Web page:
‘Bigger than a tattoo’|Tattoo parlor in Louisiana offers to cover up hateful tattoos

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Burning Lotus Tattoo, located in Denham Springs, recently began offering free to heavily discounted services to locals wanting to cover up any gang-related, racist, or hateful tattoos on their bodies.
David Gray | The News

DENHAM SPRINGS, La. (The Livingston Parish News) – A local tattoo parlor is lending its services to erase hate.

Burning Lotus Tattoo, located in Denham Springs, recently began offering free to heavily discounted services to locals wanting to cover up any gang-related, racist, or hateful tattoos on their bodies.

The cover-ups are being done on a “case by case basis,” and the offer will stand “as time allows,” said owner Corey Nichols.

“If we can plant one seed of positivity, it’s bigger than a tattoo,” he said.

Racial equality has been one of the major talking points in Louisiana and beyond over the last month. The recent call began in late May when a white Minneapolis police officer was recorded kneeling on the neck of George Floyd, an African American man, for nearly nine minutes after he was detained.

Floyd later died in a hospital, and his death later sparked protests and demonstrations across the country demanding justice and an end to police brutality along with major reforms to law enforcement.

The protests, which have been destructive in some cities, have remained mostly peaceful in Louisiana, though there have been instances of rowdy scenes in New Orleans over the last few weeks, including separate occasions when officers sprayed tear gas and rubber bullets at protesters.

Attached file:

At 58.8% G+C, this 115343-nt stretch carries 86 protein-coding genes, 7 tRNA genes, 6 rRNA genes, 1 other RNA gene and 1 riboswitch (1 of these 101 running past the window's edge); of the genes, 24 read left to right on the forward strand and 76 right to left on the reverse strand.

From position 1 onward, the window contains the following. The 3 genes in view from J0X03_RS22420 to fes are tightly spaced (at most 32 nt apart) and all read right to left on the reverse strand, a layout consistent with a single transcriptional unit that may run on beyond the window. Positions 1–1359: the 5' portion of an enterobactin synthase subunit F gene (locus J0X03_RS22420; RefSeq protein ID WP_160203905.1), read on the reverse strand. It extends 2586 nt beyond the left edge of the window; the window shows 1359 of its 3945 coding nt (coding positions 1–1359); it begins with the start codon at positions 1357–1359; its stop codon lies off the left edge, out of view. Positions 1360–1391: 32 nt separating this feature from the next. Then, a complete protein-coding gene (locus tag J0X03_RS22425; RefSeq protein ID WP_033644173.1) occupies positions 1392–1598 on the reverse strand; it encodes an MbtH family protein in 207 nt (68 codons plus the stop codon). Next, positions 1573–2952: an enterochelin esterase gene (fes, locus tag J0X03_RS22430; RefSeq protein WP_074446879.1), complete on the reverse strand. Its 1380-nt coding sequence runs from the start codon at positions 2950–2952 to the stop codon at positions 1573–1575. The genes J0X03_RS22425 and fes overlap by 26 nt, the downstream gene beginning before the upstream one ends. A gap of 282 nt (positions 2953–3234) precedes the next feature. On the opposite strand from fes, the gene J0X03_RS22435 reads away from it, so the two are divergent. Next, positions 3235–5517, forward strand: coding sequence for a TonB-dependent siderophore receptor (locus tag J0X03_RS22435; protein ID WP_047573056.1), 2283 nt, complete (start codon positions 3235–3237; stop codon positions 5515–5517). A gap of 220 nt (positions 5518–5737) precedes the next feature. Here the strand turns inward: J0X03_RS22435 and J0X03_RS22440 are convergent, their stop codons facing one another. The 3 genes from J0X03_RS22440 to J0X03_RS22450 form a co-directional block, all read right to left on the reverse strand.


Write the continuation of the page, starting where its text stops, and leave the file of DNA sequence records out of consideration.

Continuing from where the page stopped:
Peaceful marches have been held in Livingston Parish this month, one in Denham Springs in early June followed by one in Walker last weekend.

On Friday, Gov. John Bel Edwards declared June 19, 2020, as “Juneteenth Observance Day” in Louisiana to celebrate the day in 1865 when Union Major General Gordon Granger freed the last remaining enslaved African Americans in Texas.

The call for racial harmony has now made its way to Burning Lotus Tattoo, where Nichols and his fellow tattoo artists hope they can give locals who regret their earlier choices in life “a fresh start.”

Nichols said he was inspired to make the offer after a recent client texted him asking if he could cover up a tattoo of the Confederate flag. The man said he got the tattoo at a house party when he was a teenager, but in recent years it had become a source of embarrassment.

The tattoo, Nichols recalled, was “really small and faded,” and Nichols said that most people wouldn’t have even recognized what it was.

“But he knew what it was,” Nichols said. “And he didn’t want it on his body anymore. Now, he doesn’t have that embarrassed anymore.”

After Nichols covered up the man’s tattoo, he went online and posted a message on his Facebook page offering to cover up any hateful tattoos that locals have come to regret.

“If you have a gang related, racist, hate related tattoo and have since decided to change your life around…or have something of the past that’s a haunting reminder of where your heart once was, I’m going to start on a case by case basis of helping YOU out,” Nichols wrote. “From free to heavily discounted for my local friends and family to erase hate.

“I have a long wait list, but I want to offer this as time allows. I know this is one small thing I can do to help out.”

Nichols said his other tattoo artists all jumped on board with the “Erasing Hate” project, and they’re hoping other tattoo parlors will pick up the cause in their own communities. Though covering up tattoos won’t solve everything, Nichols said he hopes it can help others move past their previous mistakes.

“We can’t fix the world, but this is something we can do in our profession to help people,” Nichols said. “Hopefully when people walk out of here, they have a new lease on life.”

David Gray | The News

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